Observations of Martian ice clouds by the Mars Global Surveyor thermal emission spectrometer: The first Martian year

John C. Pearl, Michael D. Smith, Barney J. Conrath, Joshua L. Bandfield, Philip Christensen

Research output: Contribution to journalArticle

106 Citations (Scopus)

Abstract

Successful operation of the Mars Global Surveyor spacecraft, beginning in September 1997 (Ls = 184°), has permitted extensive observations over more than a Martian year. Initially, thin (normal optical depth <0.06 at 825 cm-1) ice clouds and hazes were widespread, showing a distinct latitudinal gradient. With the onset of a regional dust storm at Ls = 224°, ice clouds vanished in the southern hemisphere, to reappear gradually after the decay of the storm. The zonally averaged cloud opacities show little difference between the beginning and end of the first Martian year. A broad low-latitude cloud belt with considerable longitudinal structure was present in early northern summer. Apparently characteristic of the northern summer season, it vanished between Ls = 140° and 150°. The latitudinal extent of this feature is apparently controlled by the ascending branch of the Hadley circulation. The most opaque clouds (optical depth ∼0.6) were found above the summits of major volcanic features; these showed spatial structure possibly associated with wave activity. Variety among low-lying late morning clouds suggests localized differences in circulation and microclimates. Limb observations showed extensive optically thin (optical depth <0.04) stratiform clouds at altitudes up to 55 km. Consederable latitude and altitude variations were in ice clouds in early northern spring (Ls = 25°); near 30 km, thin clouds extended from just north of the equator to ∼45°N, nearly to the north polar vortex. A water ice haze was present in the north polar night (Ls = 30°) at altitudes up to 40 km. Because little dust was present this probably provided heterogeneous nucleation sites for the formation of CO2 clouds and snowfall at altitudes below ∼20 km, where atmospheric temperatures dropped to the CO2 condensation point. The relatively invariant spectral shape of the water ice cloud feature over space and time indicates that ice particle radii are generally between 1 and 4 μm.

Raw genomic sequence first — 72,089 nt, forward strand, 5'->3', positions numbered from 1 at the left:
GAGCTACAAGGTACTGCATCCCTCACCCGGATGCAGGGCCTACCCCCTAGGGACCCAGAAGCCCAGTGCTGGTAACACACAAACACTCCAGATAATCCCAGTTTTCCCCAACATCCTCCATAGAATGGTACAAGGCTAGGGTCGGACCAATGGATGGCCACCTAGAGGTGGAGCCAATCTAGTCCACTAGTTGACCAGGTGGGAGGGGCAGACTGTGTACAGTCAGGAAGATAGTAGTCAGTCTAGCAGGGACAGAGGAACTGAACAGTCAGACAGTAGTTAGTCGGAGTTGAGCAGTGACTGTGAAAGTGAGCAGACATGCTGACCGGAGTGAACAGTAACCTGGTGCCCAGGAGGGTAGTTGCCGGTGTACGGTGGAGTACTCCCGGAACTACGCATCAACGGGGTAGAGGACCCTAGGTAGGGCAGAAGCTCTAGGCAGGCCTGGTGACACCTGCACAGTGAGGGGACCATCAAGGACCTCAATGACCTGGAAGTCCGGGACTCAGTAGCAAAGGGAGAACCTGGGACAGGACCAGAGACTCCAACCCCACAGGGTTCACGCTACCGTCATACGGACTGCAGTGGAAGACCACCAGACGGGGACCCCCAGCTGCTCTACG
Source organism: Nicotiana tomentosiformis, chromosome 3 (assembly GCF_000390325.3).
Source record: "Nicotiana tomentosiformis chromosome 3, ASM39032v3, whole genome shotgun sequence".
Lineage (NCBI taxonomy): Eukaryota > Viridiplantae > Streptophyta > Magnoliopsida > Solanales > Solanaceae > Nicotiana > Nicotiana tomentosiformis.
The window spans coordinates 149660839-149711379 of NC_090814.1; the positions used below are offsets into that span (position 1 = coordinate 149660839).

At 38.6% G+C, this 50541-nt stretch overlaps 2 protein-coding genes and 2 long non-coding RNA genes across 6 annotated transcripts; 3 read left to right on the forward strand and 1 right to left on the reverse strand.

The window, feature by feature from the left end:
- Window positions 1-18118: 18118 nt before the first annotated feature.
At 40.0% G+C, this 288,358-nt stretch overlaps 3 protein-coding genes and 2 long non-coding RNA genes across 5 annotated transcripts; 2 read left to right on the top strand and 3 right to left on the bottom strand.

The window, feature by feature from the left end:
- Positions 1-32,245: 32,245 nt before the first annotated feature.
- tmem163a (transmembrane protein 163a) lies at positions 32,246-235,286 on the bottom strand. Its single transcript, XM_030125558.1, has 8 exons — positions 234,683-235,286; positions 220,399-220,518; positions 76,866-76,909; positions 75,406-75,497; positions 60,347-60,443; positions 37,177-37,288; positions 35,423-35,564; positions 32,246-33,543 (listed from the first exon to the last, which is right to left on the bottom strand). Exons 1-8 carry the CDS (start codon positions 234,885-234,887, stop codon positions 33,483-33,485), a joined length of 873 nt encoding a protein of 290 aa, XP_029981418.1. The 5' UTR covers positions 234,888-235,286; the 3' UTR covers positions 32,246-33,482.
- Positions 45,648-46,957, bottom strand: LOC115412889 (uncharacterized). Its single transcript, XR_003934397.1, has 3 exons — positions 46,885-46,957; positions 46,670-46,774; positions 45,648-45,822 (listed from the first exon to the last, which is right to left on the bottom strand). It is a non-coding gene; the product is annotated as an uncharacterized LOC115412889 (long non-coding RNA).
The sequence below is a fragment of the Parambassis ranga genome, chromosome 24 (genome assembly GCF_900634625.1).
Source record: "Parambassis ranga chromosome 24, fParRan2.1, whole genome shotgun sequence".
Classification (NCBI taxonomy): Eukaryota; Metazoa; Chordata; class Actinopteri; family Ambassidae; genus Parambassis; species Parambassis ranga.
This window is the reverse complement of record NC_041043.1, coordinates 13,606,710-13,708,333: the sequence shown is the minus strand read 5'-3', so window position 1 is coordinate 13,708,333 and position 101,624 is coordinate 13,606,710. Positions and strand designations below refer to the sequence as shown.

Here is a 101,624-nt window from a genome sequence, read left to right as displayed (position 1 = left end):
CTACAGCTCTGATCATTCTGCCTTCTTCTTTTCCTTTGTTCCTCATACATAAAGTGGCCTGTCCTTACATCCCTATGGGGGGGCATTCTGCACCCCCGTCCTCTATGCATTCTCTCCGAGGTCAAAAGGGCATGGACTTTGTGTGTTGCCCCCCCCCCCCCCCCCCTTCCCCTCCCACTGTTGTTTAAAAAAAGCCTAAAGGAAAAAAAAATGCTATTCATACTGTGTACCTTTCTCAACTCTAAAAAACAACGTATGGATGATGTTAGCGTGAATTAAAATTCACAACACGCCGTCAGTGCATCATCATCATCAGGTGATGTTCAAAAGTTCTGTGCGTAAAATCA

Original languageEnglish (US)
Pages (from-to)12325-12338
Number of pages14
JournalJournal of Geophysical Research E: Planets
Volume106
Issue number6
StatePublished - 2001

Fingerprint

ice clouds
Mars Global Surveyor
Ice
thermal emission
Spectrometers
Mars
spectrometer
spectrometers
ice
optical thickness
haze
optical depth
summer
dust storms
Dust
atmospheric temperature
morning
Southern Hemisphere
equators
Hot Temperature

ASJC Scopus subject areas

  • Oceanography
  • Astronomy and Astrophysics
  • Atmospheric Science
  • Space and Planetary Science
  • Earth and Planetary Sciences (miscellaneous)
  • Geophysics
  • Geochemistry and Petrology

Cite this

Observations of Martian ice clouds by the Mars Global Surveyor thermal emission spectrometer : The first Martian year. / Pearl, John C.; Smith, Michael D.; Conrath, Barney J.; Bandfield, Joshua L.; Christensen, Philip.

In: Journal of Geophysical Research E: Planets, Vol. 106, No. 6, 2001, p. 12325-12338.

Research output: Contribution to journalArticle

Pearl, John C. ; Smith, Michael D. ; Conrath, Barney J. ; Bandfield, Joshua L. ; Christensen, Philip. / Observations of Martian ice clouds by the Mars Global Surveyor thermal emission spectrometer : The first Martian year. In: Journal of Geophysical Research E: Planets. 2001 ; Vol. 106, No. 6. pp. 12325-12338.
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